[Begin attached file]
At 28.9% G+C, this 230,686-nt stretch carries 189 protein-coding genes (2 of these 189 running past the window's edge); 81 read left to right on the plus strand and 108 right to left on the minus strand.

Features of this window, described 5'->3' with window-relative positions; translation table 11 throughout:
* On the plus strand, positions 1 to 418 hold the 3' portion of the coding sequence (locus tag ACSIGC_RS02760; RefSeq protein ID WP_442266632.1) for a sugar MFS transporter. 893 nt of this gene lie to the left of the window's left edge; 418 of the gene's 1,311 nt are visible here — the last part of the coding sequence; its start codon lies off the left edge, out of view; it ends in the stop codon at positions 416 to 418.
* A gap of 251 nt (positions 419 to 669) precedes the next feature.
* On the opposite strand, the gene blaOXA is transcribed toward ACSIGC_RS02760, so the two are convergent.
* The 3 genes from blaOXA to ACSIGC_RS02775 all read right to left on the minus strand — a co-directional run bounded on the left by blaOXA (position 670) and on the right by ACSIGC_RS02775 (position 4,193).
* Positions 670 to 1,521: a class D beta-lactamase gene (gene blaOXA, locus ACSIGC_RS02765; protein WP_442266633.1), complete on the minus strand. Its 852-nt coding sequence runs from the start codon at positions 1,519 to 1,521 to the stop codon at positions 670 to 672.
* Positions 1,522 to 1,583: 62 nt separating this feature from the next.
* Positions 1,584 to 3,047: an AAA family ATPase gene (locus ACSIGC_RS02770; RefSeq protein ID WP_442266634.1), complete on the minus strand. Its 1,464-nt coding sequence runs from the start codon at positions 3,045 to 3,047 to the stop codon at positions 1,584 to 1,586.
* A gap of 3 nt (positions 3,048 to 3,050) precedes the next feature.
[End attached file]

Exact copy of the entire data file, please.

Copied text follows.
At 28.9% G+C, this 230,686-nt stretch carries 189 protein-coding genes (2 of these 189 running past the window's edge); 81 read left to right on the plus strand and 108 right to left on the minus strand.

Features of this window, described 5'->3' with window-relative positions; translation table 11 throughout:
* On the plus strand, positions 1 to 418 hold the 3' portion of the coding sequence (locus tag ACSIGC_RS02760; RefSeq protein ID WP_442266632.1) for a sugar MFS transporter. 893 nt of this gene lie to the left of the window's left edge; 418 of the gene's 1,311 nt are visible here — the last part of the coding sequence; its start codon lies off the left edge, out of view; it ends in the stop codon at positions 416 to 418.
* A gap of 251 nt (positions 419 to 669) precedes the next feature.
* On the opposite strand, the gene blaOXA is transcribed toward ACSIGC_RS02760, so the two are convergent.
* The 3 genes from blaOXA to ACSIGC_RS02775 all read right to left on the minus strand — a co-directional run bounded on the left by blaOXA (position 670) and on the right by ACSIGC_RS02775 (position 4,193).
* Positions 670 to 1,521: a class D beta-lactamase gene (gene blaOXA, locus ACSIGC_RS02765; protein WP_442266633.1), complete on the minus strand. Its 852-nt coding sequence runs from the start codon at positions 1,519 to 1,521 to the stop codon at positions 670 to 672.
* Positions 1,522 to 1,583: 62 nt separating this feature from the next.
* Positions 1,584 to 3,047: an AAA family ATPase gene (locus ACSIGC_RS02770; RefSeq protein ID WP_442266634.1), complete on the minus strand. Its 1,464-nt coding sequence runs from the start codon at positions 3,045 to 3,047 to the stop codon at positions 1,584 to 1,586.
* A gap of 3 nt (positions 3,048 to 3,050) precedes the next feature.